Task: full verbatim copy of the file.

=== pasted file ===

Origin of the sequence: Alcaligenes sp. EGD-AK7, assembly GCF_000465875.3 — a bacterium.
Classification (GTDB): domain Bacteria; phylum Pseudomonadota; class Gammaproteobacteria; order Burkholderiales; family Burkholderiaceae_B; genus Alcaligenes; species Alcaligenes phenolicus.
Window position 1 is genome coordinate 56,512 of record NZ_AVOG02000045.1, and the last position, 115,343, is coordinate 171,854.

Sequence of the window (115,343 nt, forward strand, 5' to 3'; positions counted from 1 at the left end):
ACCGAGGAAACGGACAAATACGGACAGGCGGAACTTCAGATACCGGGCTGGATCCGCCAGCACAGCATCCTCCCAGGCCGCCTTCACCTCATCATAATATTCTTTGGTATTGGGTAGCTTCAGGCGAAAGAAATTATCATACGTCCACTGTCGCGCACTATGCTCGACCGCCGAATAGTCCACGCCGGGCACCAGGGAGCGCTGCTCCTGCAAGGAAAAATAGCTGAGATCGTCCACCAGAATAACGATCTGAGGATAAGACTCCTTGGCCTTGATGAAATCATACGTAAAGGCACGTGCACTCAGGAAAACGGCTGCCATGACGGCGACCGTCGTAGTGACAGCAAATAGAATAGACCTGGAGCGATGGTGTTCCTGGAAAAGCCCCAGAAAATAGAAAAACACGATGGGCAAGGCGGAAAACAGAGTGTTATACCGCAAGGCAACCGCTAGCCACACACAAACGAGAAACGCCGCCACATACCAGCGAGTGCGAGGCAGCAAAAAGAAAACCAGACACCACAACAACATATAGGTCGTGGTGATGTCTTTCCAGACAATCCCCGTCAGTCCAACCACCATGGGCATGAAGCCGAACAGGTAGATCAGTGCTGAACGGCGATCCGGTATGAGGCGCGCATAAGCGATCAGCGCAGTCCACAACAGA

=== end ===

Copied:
Origin of the sequence: Alcaligenes sp. EGD-AK7, assembly GCF_000465875.3 — a bacterium.
Classification (GTDB): domain Bacteria; phylum Pseudomonadota; class Gammaproteobacteria; order Burkholderiales; family Burkholderiaceae_B; genus Alcaligenes; species Alcaligenes phenolicus.
Window position 1 is genome coordinate 56,512 of record NZ_AVOG02000045.1, and the last position, 115,343, is coordinate 171,854.

Sequence of the window (115,343 nt, forward strand, 5' to 3'; positions counted from 1 at the left end):
ACCGAGGAAACGGACAAATACGGACAGGCGGAACTTCAGATACCGGGCTGGATCCGCCAGCACAGCATCCTCCCAGGCCGCCTTCACCTCATCATAATATTCTTTGGTATTGGGTAGCTTCAGGCGAAAGAAATTATCATACGTCCACTGTCGCGCACTATGCTCGACCGCCGAATAGTCCACGCCGGGCACCAGGGAGCGCTGCTCCTGCAAGGAAAAATAGCTGAGATCGTCCACCAGAATAACGATCTGAGGATAAGACTCCTTGGCCTTGATGAAATCATACGTAAAGGCACGTGCACTCAGGAAAACGGCTGCCATGACGGCGACCGTCGTAGTGACAGCAAATAGAATAGACCTGGAGCGATGGTGTTCCTGGAAAAGCCCCAGAAAATAGAAAAACACGATGGGCAAGGCGGAAAACAGAGTGTTATACCGCAAGGCAACCGCTAGCCACACACAAACGAGAAACGCCGCCACATACCAGCGAGTGCGAGGCAGCAAAAAGAAAACCAGACACCACAACAACATATAGGTCGTGGTGATGTCTTTCCAGACAATCCCCGTCAGTCCAACCACCATGGGCATGAAGCCGAACAGGTAGATCAGTGCTGAACGGCGATCCGGTATGAGGCGCGCATAAGCGATCAGCGCAGTCCACAACAGA